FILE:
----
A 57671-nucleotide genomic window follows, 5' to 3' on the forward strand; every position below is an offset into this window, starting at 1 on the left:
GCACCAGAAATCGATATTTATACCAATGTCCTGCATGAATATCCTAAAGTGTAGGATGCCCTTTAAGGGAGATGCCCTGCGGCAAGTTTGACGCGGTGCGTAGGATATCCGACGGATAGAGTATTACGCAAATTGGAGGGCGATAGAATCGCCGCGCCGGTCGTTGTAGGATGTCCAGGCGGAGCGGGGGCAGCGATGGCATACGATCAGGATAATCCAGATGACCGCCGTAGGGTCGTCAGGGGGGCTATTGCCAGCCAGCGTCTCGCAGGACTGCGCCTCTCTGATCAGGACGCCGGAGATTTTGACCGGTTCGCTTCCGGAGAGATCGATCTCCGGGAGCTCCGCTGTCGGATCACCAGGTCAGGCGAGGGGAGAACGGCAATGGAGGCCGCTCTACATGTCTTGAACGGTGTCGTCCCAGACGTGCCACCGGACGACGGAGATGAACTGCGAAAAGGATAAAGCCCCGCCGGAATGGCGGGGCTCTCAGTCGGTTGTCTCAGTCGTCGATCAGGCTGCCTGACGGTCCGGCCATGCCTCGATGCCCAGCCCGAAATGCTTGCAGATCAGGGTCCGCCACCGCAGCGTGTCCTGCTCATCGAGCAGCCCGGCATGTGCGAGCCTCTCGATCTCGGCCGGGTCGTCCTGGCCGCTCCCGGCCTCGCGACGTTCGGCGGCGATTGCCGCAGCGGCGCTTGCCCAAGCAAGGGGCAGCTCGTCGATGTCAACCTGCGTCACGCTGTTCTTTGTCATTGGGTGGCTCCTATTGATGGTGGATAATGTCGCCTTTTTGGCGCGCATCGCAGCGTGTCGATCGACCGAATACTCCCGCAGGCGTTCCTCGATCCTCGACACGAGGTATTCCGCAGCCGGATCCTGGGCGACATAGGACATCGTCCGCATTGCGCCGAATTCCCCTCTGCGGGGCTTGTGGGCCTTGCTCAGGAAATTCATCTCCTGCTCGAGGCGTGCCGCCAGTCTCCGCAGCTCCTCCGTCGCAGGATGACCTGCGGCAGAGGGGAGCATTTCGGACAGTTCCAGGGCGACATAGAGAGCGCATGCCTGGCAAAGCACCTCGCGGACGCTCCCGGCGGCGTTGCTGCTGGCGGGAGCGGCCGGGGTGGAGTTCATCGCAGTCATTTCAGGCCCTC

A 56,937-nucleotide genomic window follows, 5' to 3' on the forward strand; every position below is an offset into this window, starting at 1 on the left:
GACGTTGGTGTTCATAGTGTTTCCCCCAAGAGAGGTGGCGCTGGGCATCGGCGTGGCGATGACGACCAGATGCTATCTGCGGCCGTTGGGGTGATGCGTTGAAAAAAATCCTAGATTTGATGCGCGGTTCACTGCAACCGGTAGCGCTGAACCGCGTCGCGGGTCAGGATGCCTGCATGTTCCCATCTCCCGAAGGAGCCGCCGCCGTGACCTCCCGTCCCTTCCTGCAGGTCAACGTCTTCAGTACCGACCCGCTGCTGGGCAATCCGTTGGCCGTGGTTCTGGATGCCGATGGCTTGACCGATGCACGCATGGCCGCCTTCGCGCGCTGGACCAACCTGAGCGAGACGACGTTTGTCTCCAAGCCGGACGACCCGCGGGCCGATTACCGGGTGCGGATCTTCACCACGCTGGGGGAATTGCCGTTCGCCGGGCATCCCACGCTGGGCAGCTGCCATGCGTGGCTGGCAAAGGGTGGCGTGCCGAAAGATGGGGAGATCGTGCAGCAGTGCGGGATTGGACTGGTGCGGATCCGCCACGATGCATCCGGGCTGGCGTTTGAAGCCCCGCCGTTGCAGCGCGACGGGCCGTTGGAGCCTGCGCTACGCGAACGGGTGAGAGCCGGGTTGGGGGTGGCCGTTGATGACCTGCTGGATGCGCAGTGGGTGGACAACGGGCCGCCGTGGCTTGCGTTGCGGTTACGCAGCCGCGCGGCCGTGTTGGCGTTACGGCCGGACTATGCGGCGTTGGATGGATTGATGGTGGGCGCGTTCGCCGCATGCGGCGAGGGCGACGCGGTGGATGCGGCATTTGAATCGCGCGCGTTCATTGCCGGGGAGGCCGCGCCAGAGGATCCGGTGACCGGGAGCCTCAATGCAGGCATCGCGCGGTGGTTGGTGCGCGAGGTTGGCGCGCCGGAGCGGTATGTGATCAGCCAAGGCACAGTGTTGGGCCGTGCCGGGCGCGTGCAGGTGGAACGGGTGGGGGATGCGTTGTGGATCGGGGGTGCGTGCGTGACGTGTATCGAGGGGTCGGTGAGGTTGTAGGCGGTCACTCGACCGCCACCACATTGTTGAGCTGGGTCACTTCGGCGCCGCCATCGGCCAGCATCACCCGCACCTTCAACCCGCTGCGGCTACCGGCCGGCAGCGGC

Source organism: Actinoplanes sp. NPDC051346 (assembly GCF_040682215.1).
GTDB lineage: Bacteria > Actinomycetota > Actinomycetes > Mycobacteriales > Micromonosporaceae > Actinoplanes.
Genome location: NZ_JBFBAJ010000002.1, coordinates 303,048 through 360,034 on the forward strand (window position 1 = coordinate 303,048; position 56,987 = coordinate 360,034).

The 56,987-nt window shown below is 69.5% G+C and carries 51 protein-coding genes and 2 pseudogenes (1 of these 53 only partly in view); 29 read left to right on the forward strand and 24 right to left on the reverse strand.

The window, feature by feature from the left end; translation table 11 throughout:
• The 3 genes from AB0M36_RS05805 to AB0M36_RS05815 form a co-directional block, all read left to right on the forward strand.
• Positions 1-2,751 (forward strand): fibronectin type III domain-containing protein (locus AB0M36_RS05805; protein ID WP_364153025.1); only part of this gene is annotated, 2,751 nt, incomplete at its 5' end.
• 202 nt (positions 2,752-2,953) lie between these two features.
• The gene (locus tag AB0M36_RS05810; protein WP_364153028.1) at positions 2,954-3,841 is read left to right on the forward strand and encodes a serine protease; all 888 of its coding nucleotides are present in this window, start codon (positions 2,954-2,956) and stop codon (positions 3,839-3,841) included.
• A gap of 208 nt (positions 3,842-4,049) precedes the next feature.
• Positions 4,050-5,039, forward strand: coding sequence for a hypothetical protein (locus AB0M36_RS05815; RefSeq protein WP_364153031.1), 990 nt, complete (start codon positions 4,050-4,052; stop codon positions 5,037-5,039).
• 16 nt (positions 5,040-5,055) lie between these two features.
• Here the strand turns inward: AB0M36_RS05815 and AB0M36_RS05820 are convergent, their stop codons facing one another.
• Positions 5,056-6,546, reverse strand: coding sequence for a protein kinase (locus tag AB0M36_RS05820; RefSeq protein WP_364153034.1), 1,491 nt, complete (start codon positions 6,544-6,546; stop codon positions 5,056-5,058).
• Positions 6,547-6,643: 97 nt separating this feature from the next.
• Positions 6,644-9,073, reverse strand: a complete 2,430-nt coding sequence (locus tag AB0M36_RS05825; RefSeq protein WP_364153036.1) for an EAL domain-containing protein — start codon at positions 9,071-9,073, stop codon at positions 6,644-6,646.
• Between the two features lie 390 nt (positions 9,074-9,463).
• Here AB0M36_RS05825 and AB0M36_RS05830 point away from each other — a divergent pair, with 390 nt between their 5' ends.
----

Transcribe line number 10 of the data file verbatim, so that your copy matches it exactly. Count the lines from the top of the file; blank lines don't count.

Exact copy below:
• The 3 genes from AB0M36_RS05805 to AB0M36_RS05815 form a co-directional block, all read left to right on the forward strand.